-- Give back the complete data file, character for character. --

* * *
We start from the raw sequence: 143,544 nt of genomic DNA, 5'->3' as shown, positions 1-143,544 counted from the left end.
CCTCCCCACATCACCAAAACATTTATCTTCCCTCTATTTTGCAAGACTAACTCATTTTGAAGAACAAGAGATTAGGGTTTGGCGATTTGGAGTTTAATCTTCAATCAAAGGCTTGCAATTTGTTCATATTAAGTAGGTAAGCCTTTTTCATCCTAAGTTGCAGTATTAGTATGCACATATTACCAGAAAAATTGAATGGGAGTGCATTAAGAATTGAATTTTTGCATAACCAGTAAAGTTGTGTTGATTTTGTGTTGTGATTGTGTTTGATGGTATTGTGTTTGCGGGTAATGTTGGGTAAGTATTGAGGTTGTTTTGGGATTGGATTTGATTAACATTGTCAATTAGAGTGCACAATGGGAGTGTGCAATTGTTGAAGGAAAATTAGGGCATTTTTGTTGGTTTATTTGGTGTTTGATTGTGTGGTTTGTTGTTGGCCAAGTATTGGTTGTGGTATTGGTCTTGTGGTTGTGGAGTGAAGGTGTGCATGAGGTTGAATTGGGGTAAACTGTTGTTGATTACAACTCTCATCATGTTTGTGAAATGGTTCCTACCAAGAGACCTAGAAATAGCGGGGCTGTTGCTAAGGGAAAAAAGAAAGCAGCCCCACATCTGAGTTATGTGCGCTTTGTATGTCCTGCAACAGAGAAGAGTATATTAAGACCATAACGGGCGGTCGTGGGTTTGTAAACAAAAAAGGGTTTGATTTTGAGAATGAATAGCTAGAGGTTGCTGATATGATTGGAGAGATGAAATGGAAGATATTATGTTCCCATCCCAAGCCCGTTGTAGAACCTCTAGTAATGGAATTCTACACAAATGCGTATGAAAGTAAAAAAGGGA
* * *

We start from the raw sequence: 143,544 nt of genomic DNA, 5'->3' as shown, positions 1-143,544 counted from the left end.
CCTCCCCACATCACCAAAACATTTATCTTCCCTCTATTTTGCAAGACTAACTCATTTTGAAGAACAAGAGATTAGGGTTTGGCGATTTGGAGTTTAATCTTCAATCAAAGGCTTGCAATTTGTTCATATTAAGTAGGTAAGCCTTTTTCATCCTAAGTTGCAGTATTAGTATGCACATATTACCAGAAAAATTGAATGGGAGTGCATTAAGAATTGAATTTTTGCATAACCAGTAAAGTTGTGTTGATTTTGTGTTGTGATTGTGTTTGATGGTATTGTGTTTGCGGGTAATGTTGGGTAAGTATTGAGGTTGTTTTGGGATTGGATTTGATTAACATTGTCAATTAGAGTGCACAATGGGAGTGTGCAATTGTTGAAGGAAAATTAGGGCATTTTTGTTGGTTTATTTGGTGTTTGATTGTGTGGTTTGTTGTTGGCCAAGTATTGGTTGTGGTATTGGTCTTGTGGTTGTGGAGTGAAGGTGTGCATGAGGTTGAATTGGGGTAAACTGTTGTTGATTACAACTCTCATCATGTTTGTGAAATGGTTCCTACCAAGAGACCTAGAAATAGCGGGGCTGTTGCTAAGGGAAAAAAGAAAGCAGCCCCACATCTGAGTTATGTGCGCTTTGTATGTCCTGCAACAGAGAAGAGTATATTAAGACCATAACGGGCGGTCGTGGGTTTGTAAACAAAAAAGGGTTTGATTTTGAGAATGAATAGCTAGAGGTTGCTGATATGATTGGAGAGATGAAATGGAAGATATTATGTTCCCATCCCAAGCCCGTTGTAGAACCTCTAGTAATGGAATTCTACACAAATGCGTATGAAAGTAAAAAAGGGA